A lot of flange literature and standards refer to the type and quantity of welds that a flange should have. It is beyond the scope of this course to discuss welding in detail as it is a complex topic, as is post-weld treatment. However, it is worth knowing that all welds have their own advantages and disadvantages, particularly concerning ease of application, suitability for a given application, and integrity (the ‘quality’ and thus reliability of the weld). In addition, the option to prove a weld using various non-destructive testing (NDT) techniques varies depending upon the weld joint type. Depending upon a flange’s service conditions, and the standards used, it may be a requirement that the weld be proven.
The above image shows various weld joints that are used within the piping industry. Each of the common flange types will be discussed in this section, with additional information provided concerning their associated weld joint type and quantity. When referring to flanges, the most common weld joints are the butt weld and fillet weld, so try to remember the appearance of these weld joint types.
Non-Destructive Testing (NDT)
Non-destructive testing (NDT) allows personnel to evaluate the condition of a material without damaging it; the opposite of non-destructive testing is destructive testing, where a material is tested until it fails. NDT is also known as non-destructive examination (NDE) or non-destructive inspection (NDI).
As with the topic of welding, the topic of NDT is vast and beyond the confines of this material. However, it is important to understand the basics and gain a rough overview of what NDT is, how it is used, why, and its limitations. The most common NDT techniques within the piping related industries are:
- Visual Inspection (VI) – a visual inspection of the test material by qualified personnel. The simplest and easiest NDT technique.
- Ultrasonic (UT) – high frequency sound waves are transmitted through the test material to identify any imperfections; this technique is predominantly used for surface inspections.
- Radiography (RT) – gamma radiation passes through the test material and is gathered on the opposite side with a receiver. The receiver indicates imperfections in the material as well as material density.
- Eddy Current (ET) – an electrical current is passed through the test material which results in electric fields being created around all conductive parts, and induced currents occurring in neighbouring conductive parts. Examination of the resultant eddy currents created during this electromagnetic test reveal any defects in the material.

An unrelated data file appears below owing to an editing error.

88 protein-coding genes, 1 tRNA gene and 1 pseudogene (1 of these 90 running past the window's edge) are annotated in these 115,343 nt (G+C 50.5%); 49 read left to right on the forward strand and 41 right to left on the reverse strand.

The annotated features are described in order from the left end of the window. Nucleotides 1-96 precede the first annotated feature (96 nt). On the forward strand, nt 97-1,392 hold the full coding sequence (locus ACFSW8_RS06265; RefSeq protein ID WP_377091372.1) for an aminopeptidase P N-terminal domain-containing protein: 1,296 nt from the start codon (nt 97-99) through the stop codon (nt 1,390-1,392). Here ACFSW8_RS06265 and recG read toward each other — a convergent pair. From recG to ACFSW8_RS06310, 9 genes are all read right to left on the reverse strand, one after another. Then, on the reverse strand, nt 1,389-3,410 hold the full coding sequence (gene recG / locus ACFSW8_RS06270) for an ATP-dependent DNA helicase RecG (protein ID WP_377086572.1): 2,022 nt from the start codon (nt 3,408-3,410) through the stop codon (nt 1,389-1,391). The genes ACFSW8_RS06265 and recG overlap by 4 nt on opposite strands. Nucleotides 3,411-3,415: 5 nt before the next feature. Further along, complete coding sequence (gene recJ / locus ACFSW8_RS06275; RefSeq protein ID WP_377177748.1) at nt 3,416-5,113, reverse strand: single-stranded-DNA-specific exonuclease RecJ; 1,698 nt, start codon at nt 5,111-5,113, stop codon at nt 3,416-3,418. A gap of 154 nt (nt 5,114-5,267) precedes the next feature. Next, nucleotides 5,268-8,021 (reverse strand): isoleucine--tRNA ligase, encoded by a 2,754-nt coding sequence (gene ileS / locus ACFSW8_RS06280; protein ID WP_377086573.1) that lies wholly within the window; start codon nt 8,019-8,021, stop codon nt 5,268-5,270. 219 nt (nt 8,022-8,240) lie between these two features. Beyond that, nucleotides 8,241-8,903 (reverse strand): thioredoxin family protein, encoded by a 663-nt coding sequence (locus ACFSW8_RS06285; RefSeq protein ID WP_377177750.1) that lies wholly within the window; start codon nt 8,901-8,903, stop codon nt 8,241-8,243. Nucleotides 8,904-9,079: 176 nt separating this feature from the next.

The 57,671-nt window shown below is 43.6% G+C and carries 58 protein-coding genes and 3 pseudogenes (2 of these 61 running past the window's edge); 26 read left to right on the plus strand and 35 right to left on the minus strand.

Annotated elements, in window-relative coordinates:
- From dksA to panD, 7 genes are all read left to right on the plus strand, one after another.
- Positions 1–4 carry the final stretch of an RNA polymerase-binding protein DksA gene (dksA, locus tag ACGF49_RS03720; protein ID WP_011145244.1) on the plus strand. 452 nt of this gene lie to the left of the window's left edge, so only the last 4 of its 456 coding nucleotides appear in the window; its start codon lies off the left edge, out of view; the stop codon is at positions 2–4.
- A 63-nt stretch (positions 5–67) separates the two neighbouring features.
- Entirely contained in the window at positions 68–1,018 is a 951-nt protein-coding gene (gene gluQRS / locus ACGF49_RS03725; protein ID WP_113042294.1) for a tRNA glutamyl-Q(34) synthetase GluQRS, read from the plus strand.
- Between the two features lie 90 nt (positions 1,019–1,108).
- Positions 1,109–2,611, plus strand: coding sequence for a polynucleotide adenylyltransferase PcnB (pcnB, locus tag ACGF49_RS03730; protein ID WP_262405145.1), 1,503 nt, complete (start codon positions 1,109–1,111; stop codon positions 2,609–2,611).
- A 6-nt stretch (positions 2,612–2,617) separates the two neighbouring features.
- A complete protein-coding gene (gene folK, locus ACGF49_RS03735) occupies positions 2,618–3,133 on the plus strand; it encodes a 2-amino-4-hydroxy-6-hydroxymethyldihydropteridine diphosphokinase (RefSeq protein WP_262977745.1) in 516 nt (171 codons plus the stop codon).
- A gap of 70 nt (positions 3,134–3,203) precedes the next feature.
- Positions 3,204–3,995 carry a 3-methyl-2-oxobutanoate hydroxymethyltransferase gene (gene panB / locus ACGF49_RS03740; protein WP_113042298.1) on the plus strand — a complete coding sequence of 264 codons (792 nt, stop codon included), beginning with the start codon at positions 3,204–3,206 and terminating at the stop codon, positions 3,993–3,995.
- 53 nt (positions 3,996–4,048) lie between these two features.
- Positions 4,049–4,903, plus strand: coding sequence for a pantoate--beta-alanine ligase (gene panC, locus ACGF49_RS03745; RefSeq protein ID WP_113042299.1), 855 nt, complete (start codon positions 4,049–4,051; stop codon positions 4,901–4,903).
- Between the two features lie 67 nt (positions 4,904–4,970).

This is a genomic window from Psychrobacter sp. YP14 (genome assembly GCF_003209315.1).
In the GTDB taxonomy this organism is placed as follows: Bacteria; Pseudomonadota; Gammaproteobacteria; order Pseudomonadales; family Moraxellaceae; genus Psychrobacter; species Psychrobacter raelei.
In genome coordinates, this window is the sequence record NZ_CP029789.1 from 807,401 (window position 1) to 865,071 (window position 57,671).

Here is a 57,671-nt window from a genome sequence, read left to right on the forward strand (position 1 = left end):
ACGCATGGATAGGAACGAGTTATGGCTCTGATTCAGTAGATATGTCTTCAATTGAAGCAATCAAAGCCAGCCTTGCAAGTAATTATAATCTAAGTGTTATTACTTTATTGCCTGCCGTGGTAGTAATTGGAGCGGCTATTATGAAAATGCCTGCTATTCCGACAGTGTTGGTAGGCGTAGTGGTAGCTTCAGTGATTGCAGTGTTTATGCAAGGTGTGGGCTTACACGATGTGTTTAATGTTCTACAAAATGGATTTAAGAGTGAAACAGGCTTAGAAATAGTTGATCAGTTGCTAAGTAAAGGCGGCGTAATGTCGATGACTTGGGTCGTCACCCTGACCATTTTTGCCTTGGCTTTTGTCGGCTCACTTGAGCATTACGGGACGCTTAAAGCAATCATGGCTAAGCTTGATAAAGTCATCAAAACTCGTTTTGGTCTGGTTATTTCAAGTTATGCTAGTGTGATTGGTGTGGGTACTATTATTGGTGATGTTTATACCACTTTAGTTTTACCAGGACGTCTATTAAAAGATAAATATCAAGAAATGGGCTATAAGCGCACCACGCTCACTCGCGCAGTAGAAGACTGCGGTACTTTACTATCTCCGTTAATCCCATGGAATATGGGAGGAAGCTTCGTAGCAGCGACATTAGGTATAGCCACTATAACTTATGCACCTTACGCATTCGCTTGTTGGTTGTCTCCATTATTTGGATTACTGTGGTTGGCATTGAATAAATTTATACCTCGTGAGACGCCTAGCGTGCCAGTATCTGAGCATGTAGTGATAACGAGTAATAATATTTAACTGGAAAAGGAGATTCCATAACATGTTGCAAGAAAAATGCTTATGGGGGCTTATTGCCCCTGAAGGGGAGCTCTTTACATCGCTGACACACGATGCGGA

- Magnetic Particle Testing (MT) – the test material is initially magnetised, then magnetic iron particles are spread over the surface of the material. Visual examination of the patterns formed by the iron particles enables the viewer to identify material defects.
- Acoustic Emission (AE) – the test material’s state is changed via loading, temperature, or pressure, and measured for acoustic emissions. Acoustic emissions occur due to the production of stress waves within the material; these waves are released when the material’s state is changed. The resultant acoustic waves are measured and analysed to determine the material’s condition.
- Liquid Penetrant (PT) – an NDT technique used to find surface imperfections. A dye is spread over the surface of the test material, allowed to ‘soak’, then wiped from the surface. A developer is then applied to the surface which draws-out any dye that has leaked into cracks or imperfections within the material’s surface. Surface imperfections are shown by the contrasting colour of the dye that has been drawn-out by the developing agent.
- Hydrostatic Testing (HT) – a sealed system or sealed vessel is pressurised to a given pressure, the pressure within the system is measured, then a waiting period ensues e.g. 30 minutes, to see if the pressure reduces over time. A reduction in pressure indicates leakage; the rate of reduction indicates the severity/size of the leak. Typical hydrostatic testing occurs at 1.5 times the design pressure or more, although this varies depending upon what is required in order to conform to relevant legislation and standards etc.
Note: Hydrostatic pressure tests can pose a serious danger to personnel if performed incorrectly. Trained personnel and approved procedures should always be used when performing any hydrostatic pressure test.